The anticipation of knowing you will soon be seeing a live performance of one of your favourite musicals of all time; watching talented actors and listening to their strong voices belt out those much-loved tunes with the catchy, moving orchestral score… it’s almost the best part of an outing to the theatre. Almost. But then the lights dim and the music starts, and fills your ears and head and you’re transported to the world you see unravelling before you and you say to yourself, yes, magic does exist.
Based on the iconic stories by Sholem Aleichem, and inspired by Marc Chagall’s painting, the Green Violinist, Fiddler On The Roof tells the story of dairyman Tevye, his wife Golde and what life is like for them and their five daughters in their shtetl (Jewish village) Anatevka in Imperial Russia at the start of the 20th century, where they are holding on tight to their traditions while the world around them changes rapidly.
The musical, by composer and lyricist team of Jerry Brock and Sheldon Harnick, debuted on Broadway in the 1960s, with Samuel ‘Zero’ Mostel playing the lead role and later, the Israeli actor Topol played Tevye when the musical moved to London’s West End. Topol later reprised the role in the successful film, released in 1971.
This new production has new choreography and orchestrations and it works in moving the show away from the dated musical theatre of the last century and infusing it with contemporary meaning – the villagers are 21st century refugees saving themselves by leaving their homes and the threat that surrounds them to move on somewhere new.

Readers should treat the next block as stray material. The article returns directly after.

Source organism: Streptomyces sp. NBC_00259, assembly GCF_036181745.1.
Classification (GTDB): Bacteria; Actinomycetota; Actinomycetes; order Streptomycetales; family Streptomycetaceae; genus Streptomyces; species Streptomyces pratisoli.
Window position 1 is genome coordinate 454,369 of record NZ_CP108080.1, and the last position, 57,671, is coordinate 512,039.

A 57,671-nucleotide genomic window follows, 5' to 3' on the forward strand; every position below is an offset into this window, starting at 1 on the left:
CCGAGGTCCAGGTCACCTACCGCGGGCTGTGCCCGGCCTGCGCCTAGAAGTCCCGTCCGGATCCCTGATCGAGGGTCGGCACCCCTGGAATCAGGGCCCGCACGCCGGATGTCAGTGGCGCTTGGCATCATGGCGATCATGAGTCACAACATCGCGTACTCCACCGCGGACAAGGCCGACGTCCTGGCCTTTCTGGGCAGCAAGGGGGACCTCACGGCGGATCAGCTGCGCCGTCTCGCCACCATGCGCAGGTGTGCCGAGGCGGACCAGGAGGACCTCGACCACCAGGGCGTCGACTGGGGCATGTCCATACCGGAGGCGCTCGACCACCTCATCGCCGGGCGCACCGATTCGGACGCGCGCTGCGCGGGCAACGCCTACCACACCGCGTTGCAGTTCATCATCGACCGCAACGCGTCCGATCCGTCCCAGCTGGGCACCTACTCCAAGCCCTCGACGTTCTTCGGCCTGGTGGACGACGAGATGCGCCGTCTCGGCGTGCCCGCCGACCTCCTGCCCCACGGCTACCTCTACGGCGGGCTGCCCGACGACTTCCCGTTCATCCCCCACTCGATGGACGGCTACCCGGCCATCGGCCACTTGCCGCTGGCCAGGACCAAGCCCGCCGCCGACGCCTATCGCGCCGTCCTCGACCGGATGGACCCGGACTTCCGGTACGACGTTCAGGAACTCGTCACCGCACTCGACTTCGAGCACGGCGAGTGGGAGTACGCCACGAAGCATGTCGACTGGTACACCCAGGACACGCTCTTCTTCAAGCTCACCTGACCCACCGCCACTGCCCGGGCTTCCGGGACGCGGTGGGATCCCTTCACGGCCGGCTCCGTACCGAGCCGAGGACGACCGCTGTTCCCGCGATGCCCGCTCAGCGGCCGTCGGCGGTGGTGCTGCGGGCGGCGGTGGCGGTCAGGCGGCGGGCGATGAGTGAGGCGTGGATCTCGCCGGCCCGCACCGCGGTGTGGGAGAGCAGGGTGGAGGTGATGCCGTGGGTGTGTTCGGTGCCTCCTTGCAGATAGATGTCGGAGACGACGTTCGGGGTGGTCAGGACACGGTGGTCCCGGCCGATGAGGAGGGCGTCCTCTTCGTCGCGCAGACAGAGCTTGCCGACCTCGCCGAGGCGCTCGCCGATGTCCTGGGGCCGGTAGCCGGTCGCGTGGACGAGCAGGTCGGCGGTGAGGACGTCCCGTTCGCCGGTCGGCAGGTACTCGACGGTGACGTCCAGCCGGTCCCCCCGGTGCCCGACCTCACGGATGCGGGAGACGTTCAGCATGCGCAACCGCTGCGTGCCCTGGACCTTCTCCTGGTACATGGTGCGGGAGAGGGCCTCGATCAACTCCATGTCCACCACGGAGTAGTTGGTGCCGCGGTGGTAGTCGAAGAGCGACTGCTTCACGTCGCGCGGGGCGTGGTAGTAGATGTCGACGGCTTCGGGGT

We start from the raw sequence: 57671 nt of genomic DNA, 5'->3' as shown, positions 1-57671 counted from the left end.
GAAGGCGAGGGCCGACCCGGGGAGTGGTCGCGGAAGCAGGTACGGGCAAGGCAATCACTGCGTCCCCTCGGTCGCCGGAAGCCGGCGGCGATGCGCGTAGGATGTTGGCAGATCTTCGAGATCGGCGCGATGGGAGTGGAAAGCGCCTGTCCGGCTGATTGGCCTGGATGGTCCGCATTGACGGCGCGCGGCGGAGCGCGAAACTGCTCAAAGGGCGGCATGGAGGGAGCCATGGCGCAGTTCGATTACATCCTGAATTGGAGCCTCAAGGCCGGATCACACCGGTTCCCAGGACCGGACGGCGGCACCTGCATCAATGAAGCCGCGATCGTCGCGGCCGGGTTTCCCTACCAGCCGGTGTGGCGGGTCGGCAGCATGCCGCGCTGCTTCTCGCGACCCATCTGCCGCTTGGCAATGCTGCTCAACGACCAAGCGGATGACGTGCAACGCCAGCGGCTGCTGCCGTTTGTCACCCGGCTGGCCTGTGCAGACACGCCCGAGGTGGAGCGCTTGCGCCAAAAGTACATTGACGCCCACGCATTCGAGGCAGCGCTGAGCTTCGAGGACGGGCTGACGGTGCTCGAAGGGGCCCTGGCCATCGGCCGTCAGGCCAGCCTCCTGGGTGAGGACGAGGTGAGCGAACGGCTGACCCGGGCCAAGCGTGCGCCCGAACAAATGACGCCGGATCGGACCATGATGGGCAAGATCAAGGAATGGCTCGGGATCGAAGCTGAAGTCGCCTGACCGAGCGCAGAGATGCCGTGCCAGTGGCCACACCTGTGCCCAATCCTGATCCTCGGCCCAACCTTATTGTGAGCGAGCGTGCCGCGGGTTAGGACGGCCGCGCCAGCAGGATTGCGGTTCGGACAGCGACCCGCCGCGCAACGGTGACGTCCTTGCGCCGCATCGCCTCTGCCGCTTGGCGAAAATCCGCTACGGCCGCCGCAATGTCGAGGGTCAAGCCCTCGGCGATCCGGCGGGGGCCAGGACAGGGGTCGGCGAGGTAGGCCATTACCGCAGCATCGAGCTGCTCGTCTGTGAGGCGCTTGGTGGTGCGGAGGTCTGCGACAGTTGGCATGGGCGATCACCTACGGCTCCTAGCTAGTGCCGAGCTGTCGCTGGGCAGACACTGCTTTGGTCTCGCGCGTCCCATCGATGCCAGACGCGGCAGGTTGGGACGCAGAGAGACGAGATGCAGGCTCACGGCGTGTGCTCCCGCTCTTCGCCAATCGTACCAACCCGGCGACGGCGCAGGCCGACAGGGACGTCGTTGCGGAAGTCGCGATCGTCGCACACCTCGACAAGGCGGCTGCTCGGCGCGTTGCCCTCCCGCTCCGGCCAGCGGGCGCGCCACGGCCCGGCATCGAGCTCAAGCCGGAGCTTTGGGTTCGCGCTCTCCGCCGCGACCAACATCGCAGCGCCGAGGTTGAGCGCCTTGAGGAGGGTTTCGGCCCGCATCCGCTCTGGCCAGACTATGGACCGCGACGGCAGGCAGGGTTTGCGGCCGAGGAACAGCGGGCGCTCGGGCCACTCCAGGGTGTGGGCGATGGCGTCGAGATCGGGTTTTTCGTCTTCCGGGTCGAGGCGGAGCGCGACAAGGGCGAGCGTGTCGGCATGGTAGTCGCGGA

The refrain “Soon I’ll be a stranger in a strange new place, searching for an old familiar face” summarises the plight of the refugee and is as relevant today as it’s always been. The joy of Fiddler is its wide appeal; although the story tells of a Jewish community forced to flee because of antisemitic attacks, the theme of the fragility of minority people who live alongside the majority translates to every culture in every country in the world.
As with all the best tragic stories, there are also lots of laughs. Omid Djalili owns the stage as Tevye, playing him with so much warmth and humanity, that you can’t help but sympathise with the dairyman whose God has it in for him and who struggles to still cling to tradition despite his daughters rebelling and the social upheaval of the times.
Djalili also has a great voice and throws himself into the physicality of the role with great comic timing and fantastic dancing with the rest of the cast, that is faithful to Russian Jewish folk songs while being accessible for a contemporary audience. Tracy-Ann Oberman is Tevye’s wife Golde, and she shines on stage, bringing an honesty and subtle humour to the part of put-upon wife, while the three daughters Tzeitel (Simbi Akande), Hodel (Emma Kingston) and Chava (Rose Shalloo), all imbue the bravery and determination it takes to follow their heart’s desires.
The captivating dream scene was a highlight as was the emotional ending which highlights the bitter truth among the musical nostalgia. Artistic director Daniel Evans has created a triumphant production, from the understated stage sets, costumes and props to Alastair David’s energetic choreography and emotional melodies, Fiddler will surely be a West End hit when it finishes its run at Chichester. But don’t hang around, seize the day and go and see it now!
Fiddler on the Roof is at the Chichester Festival Theatre until 2 September.
Photographs: Johan Persson
This article first appeared on psychologies.co.uk